Current taxi app-related discussions on the internet give everybody a great opportunity to study our business. You can see what customers want, read different opinions and decide where you are. You can then integrate these points into your marketing to connect better with your customers and advertise your taxi service better. Best of all, it’s all FREE, yet very few people do the work.
Here are a few nuggets about app companies from comments to a TechCrunch Article:
From Athan Rebelos:
Get over it already. Business regulation exists for good reason. There are labor laws, consumer protection laws and vehicle codes in every major city that need to be applied consistently across the transportation industry. It creates an unfair advantage when an operator can just flagrantly ignore the rules. It’s good marketing to portray those who follow the rules as “old, outdated and the bad guys” but it’s just marketing. It’s not reality. There are issues in the taxi industry but imagine how bad it would be without regulation. That’s where Uber is leading this and that will be a consumer disaster. Not every rider can afford the higher fares or the mandatory 20% tip. Not every rider has or even can use a smart phone. These are simple and obvious points but there is a lot of work behind the scene that leader taxi companies do i n order to provide paratransit service and service to every day people. The taxi drivers provide these services for little or no profit and are subsidized by the longer, more profitable fares. If a taxi service comes in by any other name and takes the cream off the top we will eventually see a full system collapse and frankly Uber should be as concerned. Someone will take Uber on eventually as a deregulated service if this madness doesn’t stop. Imagine if you as a consumer have to go to the airport and you would have no idea how much it will cost you until you actually booked the ride but you didn’t have the choice of a fixed fare system. As far what Uber SF’s own contract with riders says, read this, “THE COMPANY MAY INTRODUCE YOU TO THIRD PARTY TRANSPORTATION PROVIDERS FOR THE PURPOSES OF PROVIDING TRANSPORTATION. WE WILL NOT ASSESS THE SUITABILITY, LEGALITY OR ABILITY OF ANY THIRD PARTY TRANSPORTATION PROVIDERS AND YOU EXPRESSLY WAIVE AND RELEASE THE COMPANY FROM ANY AND ALL ANY LIABILITY, CLAIMS OR DAMAGES ARISING FROM OR IN ANY WAY RELATED TO THE THIRD PARTY TRANSPORTATION PROVIDER. THE COMPANY WILL NOT BE A PARTY TO DISPUTES, NEGOTIATIONS OF DISPUTES BETWEEN YOU AND SUCH THIRD PARTY PROVIDERS. WE CANNOT AND WILL NOT PLAY ANY ROLE IN MANAGING PAYMENTS BETWEEN YOU AND THE THIRD PARTY PROVIDERS. RESPONSIBILITY FOR THE DECISIONS YOU MAKE REGARDING SERVICES OFFERED VIA THE APPLICATION OR SERVICE (WITH ALL ITS IMPLICATIONS) RESTS SOLELY WITH YOU. WE WILL NOT ASSESS THE SUITABILITY, LEGALITY OR ABILITY OF ANY SUCH THIRD PARTIES AND YOU EXPRESSLY WAIVE AND RELEASE THE COMPANY FROM ANY AND ALL LIABILITY, CLAIMS, CAUSES OF ACTION, OR DAMAGES ARISING FROM YOUR USE OF THE APPLICATION OR SERVICE, OR IN ANY WAY RELATED TO THE THIRD PARTIES INTRODUCED TO YOU BY THE APPLICATION OR SERVICE. ” https://www.uber.com/legal/terms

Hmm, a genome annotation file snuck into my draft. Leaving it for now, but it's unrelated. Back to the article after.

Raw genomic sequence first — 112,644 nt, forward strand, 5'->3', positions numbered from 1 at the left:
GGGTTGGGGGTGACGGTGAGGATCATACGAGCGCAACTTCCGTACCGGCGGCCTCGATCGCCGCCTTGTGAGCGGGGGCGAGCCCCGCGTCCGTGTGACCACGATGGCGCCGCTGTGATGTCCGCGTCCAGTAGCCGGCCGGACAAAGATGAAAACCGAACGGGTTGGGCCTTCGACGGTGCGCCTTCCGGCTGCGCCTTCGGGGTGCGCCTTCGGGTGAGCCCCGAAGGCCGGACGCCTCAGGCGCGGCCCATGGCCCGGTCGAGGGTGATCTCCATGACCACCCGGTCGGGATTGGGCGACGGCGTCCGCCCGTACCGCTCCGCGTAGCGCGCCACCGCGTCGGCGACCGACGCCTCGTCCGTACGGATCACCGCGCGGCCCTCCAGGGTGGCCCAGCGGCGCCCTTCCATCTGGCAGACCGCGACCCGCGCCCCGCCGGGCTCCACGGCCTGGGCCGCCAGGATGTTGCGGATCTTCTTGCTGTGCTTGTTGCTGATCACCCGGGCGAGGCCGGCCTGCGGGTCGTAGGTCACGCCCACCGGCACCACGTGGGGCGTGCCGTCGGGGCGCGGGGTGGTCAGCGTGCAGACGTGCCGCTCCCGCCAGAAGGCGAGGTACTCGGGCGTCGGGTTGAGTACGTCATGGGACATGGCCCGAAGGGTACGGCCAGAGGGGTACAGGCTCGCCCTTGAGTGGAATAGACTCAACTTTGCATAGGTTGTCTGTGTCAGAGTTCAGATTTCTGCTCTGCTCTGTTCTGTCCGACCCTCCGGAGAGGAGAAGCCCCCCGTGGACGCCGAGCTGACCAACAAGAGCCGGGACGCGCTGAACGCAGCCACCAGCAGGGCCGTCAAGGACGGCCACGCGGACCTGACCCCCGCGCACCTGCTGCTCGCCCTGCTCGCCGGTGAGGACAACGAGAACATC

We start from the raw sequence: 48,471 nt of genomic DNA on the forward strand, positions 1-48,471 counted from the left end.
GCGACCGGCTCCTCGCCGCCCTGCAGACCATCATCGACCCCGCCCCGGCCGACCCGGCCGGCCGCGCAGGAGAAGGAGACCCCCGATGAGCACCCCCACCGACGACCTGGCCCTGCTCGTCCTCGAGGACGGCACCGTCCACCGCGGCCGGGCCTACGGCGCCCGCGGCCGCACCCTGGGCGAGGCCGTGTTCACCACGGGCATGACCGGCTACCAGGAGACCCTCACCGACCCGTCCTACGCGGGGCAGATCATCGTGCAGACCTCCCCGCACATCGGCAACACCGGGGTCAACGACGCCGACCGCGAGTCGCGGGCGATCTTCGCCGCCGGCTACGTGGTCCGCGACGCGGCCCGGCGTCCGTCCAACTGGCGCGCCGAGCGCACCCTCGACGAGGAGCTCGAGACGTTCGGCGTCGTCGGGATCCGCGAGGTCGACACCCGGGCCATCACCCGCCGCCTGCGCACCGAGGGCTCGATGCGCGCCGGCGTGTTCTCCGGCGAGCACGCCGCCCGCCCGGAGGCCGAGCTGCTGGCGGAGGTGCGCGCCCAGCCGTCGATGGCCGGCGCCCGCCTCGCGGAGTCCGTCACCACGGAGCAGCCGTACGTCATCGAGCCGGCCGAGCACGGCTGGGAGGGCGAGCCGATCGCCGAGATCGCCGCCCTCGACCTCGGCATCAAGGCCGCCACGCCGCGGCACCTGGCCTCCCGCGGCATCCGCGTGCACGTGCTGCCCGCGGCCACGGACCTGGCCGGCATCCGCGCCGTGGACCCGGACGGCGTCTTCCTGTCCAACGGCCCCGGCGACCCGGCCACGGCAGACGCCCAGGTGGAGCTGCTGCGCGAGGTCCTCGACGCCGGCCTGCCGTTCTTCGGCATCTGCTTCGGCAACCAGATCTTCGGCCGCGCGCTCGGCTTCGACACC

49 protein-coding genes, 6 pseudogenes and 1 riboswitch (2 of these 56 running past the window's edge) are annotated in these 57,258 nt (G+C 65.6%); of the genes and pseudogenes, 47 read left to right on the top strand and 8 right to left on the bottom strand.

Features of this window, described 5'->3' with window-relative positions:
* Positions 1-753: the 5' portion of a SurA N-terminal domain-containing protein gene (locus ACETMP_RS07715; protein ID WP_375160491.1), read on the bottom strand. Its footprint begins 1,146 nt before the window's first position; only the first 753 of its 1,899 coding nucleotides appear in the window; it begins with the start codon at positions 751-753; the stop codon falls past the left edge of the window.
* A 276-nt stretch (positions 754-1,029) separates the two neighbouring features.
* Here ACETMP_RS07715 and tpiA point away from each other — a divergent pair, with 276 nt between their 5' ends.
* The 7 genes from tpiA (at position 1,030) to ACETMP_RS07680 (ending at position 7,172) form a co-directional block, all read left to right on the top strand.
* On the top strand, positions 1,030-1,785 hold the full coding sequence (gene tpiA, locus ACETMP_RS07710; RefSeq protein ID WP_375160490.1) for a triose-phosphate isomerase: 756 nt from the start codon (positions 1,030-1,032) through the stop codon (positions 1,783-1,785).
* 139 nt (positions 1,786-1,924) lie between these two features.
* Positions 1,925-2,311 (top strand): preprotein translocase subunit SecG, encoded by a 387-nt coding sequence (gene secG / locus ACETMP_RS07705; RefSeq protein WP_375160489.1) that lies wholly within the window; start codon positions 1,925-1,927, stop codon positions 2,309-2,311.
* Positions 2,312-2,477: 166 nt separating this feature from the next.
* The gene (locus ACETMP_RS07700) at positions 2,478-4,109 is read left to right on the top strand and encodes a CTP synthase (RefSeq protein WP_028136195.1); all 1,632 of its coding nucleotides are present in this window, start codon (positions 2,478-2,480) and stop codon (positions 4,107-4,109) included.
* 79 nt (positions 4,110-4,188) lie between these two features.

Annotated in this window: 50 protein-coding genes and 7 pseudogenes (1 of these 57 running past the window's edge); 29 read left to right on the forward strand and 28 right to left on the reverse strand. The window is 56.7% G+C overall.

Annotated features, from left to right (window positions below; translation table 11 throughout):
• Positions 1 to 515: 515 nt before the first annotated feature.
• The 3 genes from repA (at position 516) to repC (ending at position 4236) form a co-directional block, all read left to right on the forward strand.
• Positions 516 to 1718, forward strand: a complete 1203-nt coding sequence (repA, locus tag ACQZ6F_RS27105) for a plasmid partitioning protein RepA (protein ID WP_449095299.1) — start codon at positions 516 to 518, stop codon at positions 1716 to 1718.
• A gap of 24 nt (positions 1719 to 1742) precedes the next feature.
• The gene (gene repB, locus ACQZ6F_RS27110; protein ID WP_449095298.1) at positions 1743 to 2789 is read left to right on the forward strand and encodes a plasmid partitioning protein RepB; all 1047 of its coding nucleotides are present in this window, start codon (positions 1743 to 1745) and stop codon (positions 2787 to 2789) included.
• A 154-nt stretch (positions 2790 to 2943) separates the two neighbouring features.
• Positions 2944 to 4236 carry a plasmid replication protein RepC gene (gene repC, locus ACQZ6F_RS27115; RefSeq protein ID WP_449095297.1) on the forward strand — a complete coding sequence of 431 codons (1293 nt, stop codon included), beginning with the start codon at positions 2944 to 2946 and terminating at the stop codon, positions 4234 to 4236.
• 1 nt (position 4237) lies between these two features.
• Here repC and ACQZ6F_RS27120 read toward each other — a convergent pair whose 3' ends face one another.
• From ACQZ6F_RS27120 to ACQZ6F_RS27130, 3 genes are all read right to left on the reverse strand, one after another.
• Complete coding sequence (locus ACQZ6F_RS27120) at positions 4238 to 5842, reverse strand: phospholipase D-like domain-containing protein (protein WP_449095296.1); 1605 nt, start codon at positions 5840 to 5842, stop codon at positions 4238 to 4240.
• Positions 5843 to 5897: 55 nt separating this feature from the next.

From Sotirios Rebelos:
What über is doing wrong is being completely arrogant, not “disrupting”. They potentially have a great thing, but mostly because a less profitable taxi industry hasn’t quite caught up yet. Über shows its young age by its arrogance. However, I love technology, and I do embrace the idea of uber. I believe a good business owner delivers what the customers want (aside from the entitled ones Haha) Taxi and livery have co-existed for the most part in harmony, because they work within a city’s guidelines. The only thing über is doing different is adding an app to the mix, social media, and not following regulation. These are the same drivers that were there before über. Samir has very excellent points, and I share his views 100%. I started a car service here in Seattle 7 years ago based on the shitty taxi service ( I was a 2nd generation taxi driver for 10 years). I formed and operated under the city’s guidelines. I didn’t sue the taxi industry, I created something better within regulation. As soon as everyone else catches up to über with better drivers than über, professionalism, availability with an easy app (which is not difficult), there won’t be any need for uber. I also agree with my brother Athan. Old and outdated is overplayed, and the consumer is getting played. Regulation needs to be in place. I remember when the taxi industry wasn’t regulated. It was a scary place. Über is leading the industry back to that place with its attitude.
From Dave Sendre:
As a consumer, all I want is a cab to show up on time, not cause any problems, and provide the service of taking me to my location for the rate I’m willing to pay. Uber would not be as successful as they are in Chicago if the cab companies could actually get you a cab when you want one. The other cab companies have apps for smart phones, but I have yet to find any that work and get me a ride when I want one. Uber provides an excellent service. You can get a cab or black car when you want it – not when the cab company wants to send you one. The argument being made by the cab companies will do nothing to improve the experience of the consumer. Get me a cab when I want it and you will get my business. Uber is the only company in Chicago currently providing that kind of service and that’s why they get my business.